The Virginia Basketball Team From Charlottesville Has Declined a Championship Visit to the White House

They did so hours after Trump defended his 2017 comments calling white supremacist protestors “very fine people.”

Douglas Christian/ZUMA

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The University of Virginia’s men’s basketball team on Friday declined to visit the White House, forgoing a tradition often bestowed on championship sports teams. 

“We have received inquiries about a visit to the White House…We would have to respectfully decline an invitation,” the team’s coach, Tony Bennett, said in a statement on Twitter that cited the schedules of several players.  

The UVA campus is located in Charlottesville, Virginia, the site of a 2017 white supremacist rally that turned deadly when a neo-Nazi drove his car into a group of counter-protestors, killing one—Heather Heyer. Trump at the time said that there were “very fine people on both sides” of the rally, and again this past Friday he defended those comments, saying that he’d expressed himself “perfectly.” Trump told a group of reporters that his “very fine people” comment had been referring to people who attended the rally to protest the removal of the monument to Confederate general Robert E. Lee, who Trump called “a great general.” Earlier in the week, Trump’s comments in the wake of Charlottesville were back in the news after Joe Biden criticized them in a video announcing his bid for president.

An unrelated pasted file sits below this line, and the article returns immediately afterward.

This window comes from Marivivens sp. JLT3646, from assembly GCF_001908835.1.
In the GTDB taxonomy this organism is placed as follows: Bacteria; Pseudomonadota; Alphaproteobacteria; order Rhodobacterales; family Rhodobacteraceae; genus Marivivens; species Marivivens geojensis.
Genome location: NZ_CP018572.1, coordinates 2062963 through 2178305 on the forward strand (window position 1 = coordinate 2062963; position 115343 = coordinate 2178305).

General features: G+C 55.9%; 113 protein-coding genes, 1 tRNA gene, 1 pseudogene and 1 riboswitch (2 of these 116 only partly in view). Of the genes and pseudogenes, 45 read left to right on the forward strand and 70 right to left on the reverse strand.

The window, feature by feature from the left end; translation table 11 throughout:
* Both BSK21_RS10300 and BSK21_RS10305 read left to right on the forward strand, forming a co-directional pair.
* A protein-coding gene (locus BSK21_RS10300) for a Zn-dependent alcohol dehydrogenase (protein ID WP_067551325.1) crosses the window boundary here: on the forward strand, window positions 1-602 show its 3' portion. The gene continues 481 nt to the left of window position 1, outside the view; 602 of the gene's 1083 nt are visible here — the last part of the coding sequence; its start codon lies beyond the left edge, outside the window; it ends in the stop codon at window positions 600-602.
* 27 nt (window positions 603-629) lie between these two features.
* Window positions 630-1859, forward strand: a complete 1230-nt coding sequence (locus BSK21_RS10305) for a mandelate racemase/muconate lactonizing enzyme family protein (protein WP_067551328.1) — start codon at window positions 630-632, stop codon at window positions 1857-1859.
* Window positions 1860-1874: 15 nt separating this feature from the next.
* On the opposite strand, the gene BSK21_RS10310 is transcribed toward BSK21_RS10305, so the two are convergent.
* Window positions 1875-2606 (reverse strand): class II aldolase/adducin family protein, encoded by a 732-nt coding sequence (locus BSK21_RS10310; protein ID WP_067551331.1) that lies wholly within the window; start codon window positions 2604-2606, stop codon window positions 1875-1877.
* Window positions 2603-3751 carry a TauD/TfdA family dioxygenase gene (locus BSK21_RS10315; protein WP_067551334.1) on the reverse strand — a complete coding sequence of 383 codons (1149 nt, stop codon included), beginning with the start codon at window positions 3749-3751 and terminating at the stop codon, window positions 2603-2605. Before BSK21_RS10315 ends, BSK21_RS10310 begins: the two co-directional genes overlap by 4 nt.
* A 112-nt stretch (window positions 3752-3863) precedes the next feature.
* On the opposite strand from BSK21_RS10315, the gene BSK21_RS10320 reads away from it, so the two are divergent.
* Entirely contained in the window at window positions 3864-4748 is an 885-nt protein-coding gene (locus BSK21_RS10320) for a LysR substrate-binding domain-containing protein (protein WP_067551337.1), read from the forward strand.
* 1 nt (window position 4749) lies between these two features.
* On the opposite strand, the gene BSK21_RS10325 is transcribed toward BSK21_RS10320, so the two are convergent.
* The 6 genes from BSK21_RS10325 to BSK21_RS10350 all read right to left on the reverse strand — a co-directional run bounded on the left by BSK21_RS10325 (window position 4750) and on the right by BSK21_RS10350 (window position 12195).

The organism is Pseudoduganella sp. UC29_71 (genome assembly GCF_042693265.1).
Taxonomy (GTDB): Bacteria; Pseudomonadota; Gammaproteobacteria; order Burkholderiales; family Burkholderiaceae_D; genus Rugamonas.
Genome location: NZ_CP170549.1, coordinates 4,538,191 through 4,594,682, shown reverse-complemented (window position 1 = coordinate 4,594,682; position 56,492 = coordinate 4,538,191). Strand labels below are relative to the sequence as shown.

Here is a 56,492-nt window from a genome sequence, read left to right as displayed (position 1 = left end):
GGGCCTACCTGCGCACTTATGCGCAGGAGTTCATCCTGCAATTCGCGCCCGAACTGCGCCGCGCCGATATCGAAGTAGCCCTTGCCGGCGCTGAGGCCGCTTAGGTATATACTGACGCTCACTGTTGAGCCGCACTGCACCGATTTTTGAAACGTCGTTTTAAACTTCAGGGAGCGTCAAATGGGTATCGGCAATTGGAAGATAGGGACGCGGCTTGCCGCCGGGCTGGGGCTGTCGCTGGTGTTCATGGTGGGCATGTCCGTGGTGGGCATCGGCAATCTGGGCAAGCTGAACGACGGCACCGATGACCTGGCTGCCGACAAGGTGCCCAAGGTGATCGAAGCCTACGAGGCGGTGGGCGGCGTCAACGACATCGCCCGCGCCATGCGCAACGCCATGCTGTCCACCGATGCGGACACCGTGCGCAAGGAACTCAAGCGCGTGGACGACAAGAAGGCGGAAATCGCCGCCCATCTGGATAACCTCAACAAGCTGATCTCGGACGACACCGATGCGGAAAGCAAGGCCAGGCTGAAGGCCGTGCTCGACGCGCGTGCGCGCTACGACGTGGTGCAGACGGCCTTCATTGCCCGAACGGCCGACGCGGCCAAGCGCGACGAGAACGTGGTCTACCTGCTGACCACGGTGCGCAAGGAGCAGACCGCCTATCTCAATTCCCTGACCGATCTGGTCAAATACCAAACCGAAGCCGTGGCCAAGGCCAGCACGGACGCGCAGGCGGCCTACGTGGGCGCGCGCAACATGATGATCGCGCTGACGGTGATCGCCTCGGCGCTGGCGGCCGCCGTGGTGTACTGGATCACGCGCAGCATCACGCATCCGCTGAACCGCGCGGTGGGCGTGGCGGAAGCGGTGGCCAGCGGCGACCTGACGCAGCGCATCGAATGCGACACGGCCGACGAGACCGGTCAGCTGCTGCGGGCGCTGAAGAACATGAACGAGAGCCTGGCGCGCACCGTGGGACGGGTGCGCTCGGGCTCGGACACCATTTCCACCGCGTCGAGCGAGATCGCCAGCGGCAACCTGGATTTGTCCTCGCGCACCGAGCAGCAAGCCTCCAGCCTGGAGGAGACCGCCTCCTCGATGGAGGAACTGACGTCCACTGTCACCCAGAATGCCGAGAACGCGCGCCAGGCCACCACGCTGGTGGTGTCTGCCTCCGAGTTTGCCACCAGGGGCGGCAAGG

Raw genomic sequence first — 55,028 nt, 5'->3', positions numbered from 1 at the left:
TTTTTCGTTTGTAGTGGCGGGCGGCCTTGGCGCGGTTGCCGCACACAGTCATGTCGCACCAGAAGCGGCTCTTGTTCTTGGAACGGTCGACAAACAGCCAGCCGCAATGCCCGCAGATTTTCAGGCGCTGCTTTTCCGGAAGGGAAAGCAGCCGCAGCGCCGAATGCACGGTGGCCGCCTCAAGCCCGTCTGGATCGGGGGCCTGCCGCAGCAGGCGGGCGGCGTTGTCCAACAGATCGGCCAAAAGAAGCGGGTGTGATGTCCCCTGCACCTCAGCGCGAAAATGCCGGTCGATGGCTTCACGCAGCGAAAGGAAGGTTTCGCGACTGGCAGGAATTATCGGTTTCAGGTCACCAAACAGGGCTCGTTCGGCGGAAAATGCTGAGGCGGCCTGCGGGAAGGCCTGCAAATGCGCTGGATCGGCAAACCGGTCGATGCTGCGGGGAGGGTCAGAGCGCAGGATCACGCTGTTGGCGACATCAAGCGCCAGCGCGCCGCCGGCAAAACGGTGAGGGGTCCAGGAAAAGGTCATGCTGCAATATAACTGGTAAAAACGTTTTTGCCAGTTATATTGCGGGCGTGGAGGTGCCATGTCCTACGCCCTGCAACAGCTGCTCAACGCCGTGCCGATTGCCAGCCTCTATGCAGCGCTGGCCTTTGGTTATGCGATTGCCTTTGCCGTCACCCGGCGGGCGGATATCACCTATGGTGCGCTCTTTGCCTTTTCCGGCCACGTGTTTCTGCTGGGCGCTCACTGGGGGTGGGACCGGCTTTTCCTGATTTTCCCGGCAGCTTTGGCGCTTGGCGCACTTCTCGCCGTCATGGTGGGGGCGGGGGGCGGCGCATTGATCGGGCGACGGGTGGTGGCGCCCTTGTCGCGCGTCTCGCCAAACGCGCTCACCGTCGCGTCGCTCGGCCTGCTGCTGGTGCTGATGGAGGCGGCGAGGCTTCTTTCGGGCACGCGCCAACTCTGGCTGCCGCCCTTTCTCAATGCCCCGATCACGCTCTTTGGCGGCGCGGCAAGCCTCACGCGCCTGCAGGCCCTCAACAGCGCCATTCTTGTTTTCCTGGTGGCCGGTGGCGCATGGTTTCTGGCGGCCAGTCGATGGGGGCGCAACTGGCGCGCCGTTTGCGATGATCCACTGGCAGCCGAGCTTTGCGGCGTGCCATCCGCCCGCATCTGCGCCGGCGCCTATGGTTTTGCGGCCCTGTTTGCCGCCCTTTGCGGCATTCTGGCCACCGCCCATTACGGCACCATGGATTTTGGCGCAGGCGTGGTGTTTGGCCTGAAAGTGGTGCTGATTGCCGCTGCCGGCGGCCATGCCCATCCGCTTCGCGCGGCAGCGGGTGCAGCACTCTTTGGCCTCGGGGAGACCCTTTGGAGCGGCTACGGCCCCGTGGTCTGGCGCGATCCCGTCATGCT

Bennett and the UVA basketball team made no reference to politics in their decision to decline a possible invitation to the White House—and it’s unclear if a formal invitation had yet been extended to the team. The Trump White House has made it a pattern to formalize invitations to sports teams only when it is clear that the team will accept—an increasingly rare occurrence of what was once a bipartisan presidential tradition. Trump has, for instance, withdrawn White House visit invitations to both the Golden State Warriors and the Philadelphia Eagles after members of their teams expressed qualms about visiting the White House. (The Warriors instead visited Barack Obama’s office when they visited DC earlier this year.) The president has also shown a tendency to favor athletes who have expressed support for him in the past.

The Warriors choice quickly became the de facto stance of professional basketball players, with LeBron James throwing his support behind the team that had defeated him in the championship the prior year, and praising Warriors star Stephen Curry for his public statement declining to visit the White House.

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DEMOCRACY DOES NOT EXIST...

without free and fair elections, a vigorous free press, and engaged citizens to reclaim power from those who abuse it.

In this election year unlike any other—against a backdrop of a pandemic, an economic crisis, racial reckoning, and so much daily crazy—Mother Jones' journalism is driven by one simple question: Will America will move closer to, or further from, justice and equity in the years to come?

If you're able to, please join us in this mission with a donation today. Our reporting right now is focused on voting rights and election security, corruption, disinformation, racial and gender equity, and the climate crisis. We can’t do it without the support of readers like you, and we need to give it everything we've got between now and November. Thank you.

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